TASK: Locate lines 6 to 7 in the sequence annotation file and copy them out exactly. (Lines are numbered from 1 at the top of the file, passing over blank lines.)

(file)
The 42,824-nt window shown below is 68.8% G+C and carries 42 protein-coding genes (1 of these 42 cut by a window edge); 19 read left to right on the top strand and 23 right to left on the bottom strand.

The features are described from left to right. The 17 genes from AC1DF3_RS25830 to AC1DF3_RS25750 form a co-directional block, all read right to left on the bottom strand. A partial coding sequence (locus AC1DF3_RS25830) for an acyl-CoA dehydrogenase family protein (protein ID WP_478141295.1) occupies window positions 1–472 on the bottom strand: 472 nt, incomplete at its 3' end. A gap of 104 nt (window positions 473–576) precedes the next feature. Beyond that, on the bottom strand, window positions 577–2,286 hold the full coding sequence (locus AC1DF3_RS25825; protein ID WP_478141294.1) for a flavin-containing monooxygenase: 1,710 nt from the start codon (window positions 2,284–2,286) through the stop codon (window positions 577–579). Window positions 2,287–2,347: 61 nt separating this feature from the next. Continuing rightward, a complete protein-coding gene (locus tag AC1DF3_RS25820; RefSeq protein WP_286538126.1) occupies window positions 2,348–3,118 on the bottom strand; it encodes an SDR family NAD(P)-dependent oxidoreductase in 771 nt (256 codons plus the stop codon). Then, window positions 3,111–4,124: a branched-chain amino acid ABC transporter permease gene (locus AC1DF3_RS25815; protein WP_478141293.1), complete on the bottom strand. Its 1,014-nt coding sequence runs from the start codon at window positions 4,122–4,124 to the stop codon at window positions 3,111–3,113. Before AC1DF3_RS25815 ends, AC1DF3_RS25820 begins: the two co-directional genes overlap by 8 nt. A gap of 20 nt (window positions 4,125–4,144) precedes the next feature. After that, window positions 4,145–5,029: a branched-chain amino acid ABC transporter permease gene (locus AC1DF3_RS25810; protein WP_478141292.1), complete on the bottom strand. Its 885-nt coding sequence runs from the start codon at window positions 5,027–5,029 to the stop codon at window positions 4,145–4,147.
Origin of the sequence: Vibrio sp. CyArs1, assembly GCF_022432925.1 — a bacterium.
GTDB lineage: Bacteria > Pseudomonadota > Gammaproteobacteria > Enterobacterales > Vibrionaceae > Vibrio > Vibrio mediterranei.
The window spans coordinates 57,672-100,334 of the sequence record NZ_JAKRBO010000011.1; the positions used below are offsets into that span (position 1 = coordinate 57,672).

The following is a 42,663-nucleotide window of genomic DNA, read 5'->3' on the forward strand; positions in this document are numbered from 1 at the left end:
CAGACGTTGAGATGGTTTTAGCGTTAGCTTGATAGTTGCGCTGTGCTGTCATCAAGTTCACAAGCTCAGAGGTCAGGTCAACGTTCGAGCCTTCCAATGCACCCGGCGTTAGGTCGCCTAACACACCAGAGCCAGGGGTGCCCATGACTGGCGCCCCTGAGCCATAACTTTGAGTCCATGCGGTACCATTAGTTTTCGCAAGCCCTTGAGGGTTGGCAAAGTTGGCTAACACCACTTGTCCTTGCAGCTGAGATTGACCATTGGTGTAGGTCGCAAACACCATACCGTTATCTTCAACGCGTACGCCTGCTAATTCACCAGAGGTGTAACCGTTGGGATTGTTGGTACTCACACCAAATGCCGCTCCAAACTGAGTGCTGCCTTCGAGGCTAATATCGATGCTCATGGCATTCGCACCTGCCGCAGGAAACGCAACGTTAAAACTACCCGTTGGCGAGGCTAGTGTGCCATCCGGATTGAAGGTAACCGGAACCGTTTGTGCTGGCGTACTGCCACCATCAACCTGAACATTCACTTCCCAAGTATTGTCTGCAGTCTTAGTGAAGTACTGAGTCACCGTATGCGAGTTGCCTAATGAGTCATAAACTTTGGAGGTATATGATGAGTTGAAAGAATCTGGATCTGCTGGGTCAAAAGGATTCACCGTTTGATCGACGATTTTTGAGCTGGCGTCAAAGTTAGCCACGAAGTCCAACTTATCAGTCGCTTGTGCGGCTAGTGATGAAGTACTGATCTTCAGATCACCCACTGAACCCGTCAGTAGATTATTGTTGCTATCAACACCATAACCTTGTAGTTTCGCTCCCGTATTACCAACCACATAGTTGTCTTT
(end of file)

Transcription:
The following is a 42,663-nucleotide window of genomic DNA, read 5'->3' on the forward strand; positions in this document are numbered from 1 at the left end:
CAGACGTTGAGATGGTTTTAGCGTTAGCTTGATAGTTGCGCTGTGCTGTCATCAAGTTCACAAGCTCAGAGGTCAGGTCAACGTTCGAGCCTTCCAATGCACCCGGCGTTAGGTCGCCTAACACACCAGAGCCAGGGGTGCCCATGACTGGCGCCCCTGAGCCATAACTTTGAGTCCATGCGGTACCATTAGTTTTCGCAAGCCCTTGAGGGTTGGCAAAGTTGGCTAACACCACTTGTCCTTGCAGCTGAGATTGACCATTGGTGTAGGTCGCAAACACCATACCGTTATCTTCAACGCGTACGCCTGCTAATTCACCAGAGGTGTAACCGTTGGGATTGTTGGTACTCACACCAAATGCCGCTCCAAACTGAGTGCTGCCTTCGAGGCTAATATCGATGCTCATGGCATTCGCACCTGCCGCAGGAAACGCAACGTTAAAACTACCCGTTGGCGAGGCTAGTGTGCCATCCGGATTGAAGGTAACCGGAACCGTTTGTGCTGGCGTACTGCCACCATCAACCTGAACATTCACTTCCCAAGTATTGTCTGCAGTCTTAGTGAAGTACTGAGTCACCGTATGCGAGTTGCCTAATGAGTCATAAACTTTGGAGGTATATGATGAGTTGAAAGAATCTGGATCTGCTGGGTCAAAAGGATTCACCGTTTGATCGACGATTTTTGAGCTGGCGTCAAAGTTAGCCACGAAGTCCAACTTATCAGTCGCTTGTGCGGCTAGTGATGAAGTACTGATCTTCAGATCACCCACTGAACCCGTCAGTAGATTATTGTTGCTATCAACACCATAACCTTGTAGTTTCGCTCCCGTATTACCAACCACATAGTTGTCTTT